Government | Macau has too few secretaries to cope with city’s development

Secretary for Transport and Public Works Raimundo do Rosário (left) and Secretary for Security Wong Sio Chak

According to local media reports, there are a growing number of voices calling for structural changes at the highest levels of the government. These voices suggest that the current establishment of five secretaries will not be sufficient to handle the changes brought about by the Greater Bay Area plan.

According to news service CLBrief, such tasks will demand from Macau a significant “boost in its administrative capacity to be able to cope with these directives.”

“Over the past 20 years, the city has made giant leaps on all fronts. The territory’s area grew by 29%; GDP shot up by 748%; the population increased by 52%, casino revenue leaped by 2,156%, real estate increased by 463% and government revenue grew by 461%. Despite this boom, the government structure has remained very similar to the one before the handover in 1999,” CLBrief notes.

Among the secretariats allegedly strained by the increased workload resulting from Macau’s development, the Transport and Public Works and Social Affairs and Culture have been highlighted as not having enough staff for the challenges they currently face, let alone those in future.

At the same time, legal experts and legislators believe that the appointment of a new Chief Executive and, consequently a new government could be the right opportunity to increase the number of Secretaries.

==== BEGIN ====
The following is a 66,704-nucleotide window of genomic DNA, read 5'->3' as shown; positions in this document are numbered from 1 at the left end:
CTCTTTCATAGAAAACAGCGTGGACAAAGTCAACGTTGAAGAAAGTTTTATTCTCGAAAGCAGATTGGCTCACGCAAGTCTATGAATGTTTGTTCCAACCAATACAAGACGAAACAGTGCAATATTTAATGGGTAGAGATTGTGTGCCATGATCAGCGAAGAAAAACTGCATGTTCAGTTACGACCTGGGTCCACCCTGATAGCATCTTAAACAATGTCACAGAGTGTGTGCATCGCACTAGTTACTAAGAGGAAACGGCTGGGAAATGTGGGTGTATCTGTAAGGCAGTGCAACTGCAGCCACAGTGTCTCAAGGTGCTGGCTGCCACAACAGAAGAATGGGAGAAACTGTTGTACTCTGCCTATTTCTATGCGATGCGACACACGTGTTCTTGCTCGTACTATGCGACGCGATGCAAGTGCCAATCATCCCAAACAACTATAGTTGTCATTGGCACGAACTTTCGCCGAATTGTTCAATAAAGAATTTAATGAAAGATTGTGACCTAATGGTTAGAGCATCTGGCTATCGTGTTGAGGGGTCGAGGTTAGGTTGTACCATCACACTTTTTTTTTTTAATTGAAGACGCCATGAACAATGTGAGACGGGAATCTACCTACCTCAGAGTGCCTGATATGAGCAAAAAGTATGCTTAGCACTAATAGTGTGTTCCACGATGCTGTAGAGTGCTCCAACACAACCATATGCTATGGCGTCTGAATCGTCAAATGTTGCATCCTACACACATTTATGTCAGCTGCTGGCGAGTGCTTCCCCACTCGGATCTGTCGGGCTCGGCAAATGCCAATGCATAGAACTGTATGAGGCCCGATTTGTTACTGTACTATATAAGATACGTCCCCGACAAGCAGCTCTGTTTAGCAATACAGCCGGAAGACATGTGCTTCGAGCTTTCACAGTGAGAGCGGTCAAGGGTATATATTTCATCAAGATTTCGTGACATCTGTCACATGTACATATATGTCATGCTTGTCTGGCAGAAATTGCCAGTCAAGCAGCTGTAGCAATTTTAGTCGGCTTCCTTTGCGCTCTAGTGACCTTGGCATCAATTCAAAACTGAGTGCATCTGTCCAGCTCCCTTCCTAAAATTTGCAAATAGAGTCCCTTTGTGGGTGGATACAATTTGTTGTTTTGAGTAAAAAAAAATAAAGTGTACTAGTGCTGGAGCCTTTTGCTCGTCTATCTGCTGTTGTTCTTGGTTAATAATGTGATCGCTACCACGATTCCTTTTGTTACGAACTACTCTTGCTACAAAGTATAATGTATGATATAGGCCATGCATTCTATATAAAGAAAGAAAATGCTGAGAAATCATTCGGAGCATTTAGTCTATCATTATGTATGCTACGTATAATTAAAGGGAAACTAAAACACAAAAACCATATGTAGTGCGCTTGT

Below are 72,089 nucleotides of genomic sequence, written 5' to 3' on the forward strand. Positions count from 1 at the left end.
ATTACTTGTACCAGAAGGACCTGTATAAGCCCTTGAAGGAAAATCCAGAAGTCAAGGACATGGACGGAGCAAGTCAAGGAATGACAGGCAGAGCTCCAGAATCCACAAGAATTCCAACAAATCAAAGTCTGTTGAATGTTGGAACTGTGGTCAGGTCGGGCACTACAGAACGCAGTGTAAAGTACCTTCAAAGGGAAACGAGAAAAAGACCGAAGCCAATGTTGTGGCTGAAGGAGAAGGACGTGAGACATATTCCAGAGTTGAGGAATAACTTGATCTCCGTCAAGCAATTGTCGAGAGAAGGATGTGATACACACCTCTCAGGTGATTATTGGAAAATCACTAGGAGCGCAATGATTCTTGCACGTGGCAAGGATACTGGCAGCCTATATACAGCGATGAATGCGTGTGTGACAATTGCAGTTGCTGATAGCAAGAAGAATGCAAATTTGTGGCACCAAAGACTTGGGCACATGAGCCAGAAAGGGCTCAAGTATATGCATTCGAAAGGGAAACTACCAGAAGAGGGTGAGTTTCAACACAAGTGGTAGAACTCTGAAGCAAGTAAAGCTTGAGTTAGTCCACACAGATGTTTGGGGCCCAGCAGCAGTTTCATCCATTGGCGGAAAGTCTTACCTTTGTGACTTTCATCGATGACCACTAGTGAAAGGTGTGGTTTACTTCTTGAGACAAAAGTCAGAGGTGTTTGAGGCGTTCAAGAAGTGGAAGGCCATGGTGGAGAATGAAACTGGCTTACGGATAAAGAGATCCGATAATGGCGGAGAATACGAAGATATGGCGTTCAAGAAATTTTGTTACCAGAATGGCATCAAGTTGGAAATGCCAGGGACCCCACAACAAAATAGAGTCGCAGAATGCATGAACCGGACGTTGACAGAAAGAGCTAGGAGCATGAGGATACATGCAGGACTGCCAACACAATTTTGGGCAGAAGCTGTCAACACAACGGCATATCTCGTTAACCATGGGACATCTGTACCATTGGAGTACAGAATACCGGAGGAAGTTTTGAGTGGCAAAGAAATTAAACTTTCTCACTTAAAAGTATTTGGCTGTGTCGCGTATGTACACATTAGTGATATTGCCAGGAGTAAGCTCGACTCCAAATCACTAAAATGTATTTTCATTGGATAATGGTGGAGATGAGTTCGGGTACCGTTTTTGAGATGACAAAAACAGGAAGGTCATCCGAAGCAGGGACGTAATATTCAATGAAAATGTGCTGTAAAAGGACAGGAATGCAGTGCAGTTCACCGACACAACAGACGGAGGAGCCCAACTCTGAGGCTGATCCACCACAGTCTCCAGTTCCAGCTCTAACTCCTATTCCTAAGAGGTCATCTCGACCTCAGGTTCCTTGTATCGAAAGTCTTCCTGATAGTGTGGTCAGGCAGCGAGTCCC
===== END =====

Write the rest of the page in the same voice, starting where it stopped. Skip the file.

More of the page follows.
Central government officials who visit Macau frequently mention that the city should not miss the “development and modernization train” of the Pearl River Delta region, now transformed into an even larger project under the Greater Bay Area initiative.
The restructuring of the government, at its highest level, could be seen as a leap forward, with community leaders suggesting to increase the number of Secretaries from five to at least seven.

The CLBrief report suggests the government follow the examples of the Secretariats of Security and Administration and Justice, which it says have a structure “that works well.”

As for the previously mentioned, the Secretariat currently led by Raimundo do Rosário will be facing a number of new land reclamation development projects; a complex public transport network; subsidized home-ownership and social housing projects; public tenders for the construction of the fourth bridge and a tunnel linking the peninsula and Taipa; and the management of the Taipa’s Light Rapid Transit (LRT) and its connection to the peninsula.

At the same time, the Secretariat now led by Alexis Tam will face challenges in enhancing the medical facilities of Macau, namely the new Islands Medical Complex construction, which has been delayed several times.

In a few months, Macau will have a new Chief Executive chosen by 400 electors representing associations and organizations across several sectors of Macau.

So far, two Macau politicians are widely understood to be entering the Chief Executive race as in February, though neither has officially confirmed their candidacy. The candidates, Legislative Assembly Chairman Ho Iat Seng and Secretary for Economy and Finance Lionel Leong, both indicated they were considering a bid for Macau’s top job when interviewed by the media.

Known for his family ties with mainland China, Ho is the CEO of the Ho Tin S.A.R.L. Industrial Society, one of the oldest companies in Macau.

As for Leong, he is a leading member of the Macau Industrial, Commercial and Importers and Exporters Association, and a former member of the National People’s Congress in Beijing.

Prior to assuming his duties as Secretary for Economy and Finance in 2014, Lionel Leong was CEO of the industrial laundry company, Smartable Holdings Limited.

Leong’s family was reportedly linked to the New Democracy Movement of Macau in the 1940-50s, which was the precursor of the founding of the Macao Daily News newspaper.

Categories Macau